You could not be blamed if you think a blog exists to inform and entertain its readers. After all, a blog really isn’t much different than a magazine, right? And a magazine exists to inform and entertain its readers. Right?
Actually, this is the exact point where many information marketers go horribly wrong.
Let’s pull up a quote from an ad executive named James Collins:
“There is still an illusion to the effect that a magazine is a periodical in which advertising is incidental. But we don’t look at it that way. A magazine is simply a device to induce people to read advertising. It is a large booklet with two departments – entertainment and business. The entertainment department finds stories, pictures, verse, etc. to interest the public. The business department makes the money.”
James Collins said that in ’07.
That is, 1907.
And it’s as true today as it was then. Maybe even more so, with the advent of the Internet.
Why do websites make you click links to read the following pages in an article, rather than putting it all on one page??
Why do websites make lists of “The Top 20 __” and then make you scroll through each one, rather than putting the entire list on one page? It’s to expose you, the reader, to more ads. If you have to go to 3 different pages or 20 different slides to finish an article, you’re exposed to 3 times or even 20 times the number of ads.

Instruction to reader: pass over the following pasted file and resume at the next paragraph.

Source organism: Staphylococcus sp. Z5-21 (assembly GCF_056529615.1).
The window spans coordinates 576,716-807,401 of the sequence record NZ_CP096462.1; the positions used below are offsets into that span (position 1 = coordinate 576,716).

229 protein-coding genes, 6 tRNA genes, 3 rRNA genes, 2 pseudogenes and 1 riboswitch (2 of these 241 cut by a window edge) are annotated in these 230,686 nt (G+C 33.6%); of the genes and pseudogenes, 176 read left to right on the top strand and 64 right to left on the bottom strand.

As a content marketer, you must focus on two things:
Providing interesting content. It could be entertaining or informative or both, so long as it captures and holds attention. But the content isn’t what’s keeping you in profit – it’s the products you’re selling. Content is simply a means to a sale.
Making a profit. This profit could come from ads on the page, or products you promote, or even products you create and sell.
One business, two functions: Entertainment and business.
When you view your business in this light, everything becomes much more clear. You suddenly know what it is that you have to do, and more importantly, what you don’t have to do.
Look at it this way: The only purpose for your content (blog posts, articles, podcasts, free ebooks, tweets, posts, etc.) is to gather the specific audience you want.
So you choose your audience and then tailor your content accordingly.
Now then, ideally you want your audience to sign up to your email list. This makes it far easier to do the business side of your business. Otherwise you are dependent on readers to click your ads or buy your products. But with a list, you can send emails to your prospects promoting products they can buy.
Your focus should be on turning every reader you can into a subscriber. And when you do, you offer them whatever it is that they already want.
Find out their desires and sell them the solutions and products they already want. Don’t try to forge new paths by educating your audience on what they “should” want. This is an uphill battle you will lose. Instead, discover what they already desire and also how they like to be sold. Then act accordingly.
Remember: Your content is simply a device to induce people to read and act upon your marketing. It’s that simple.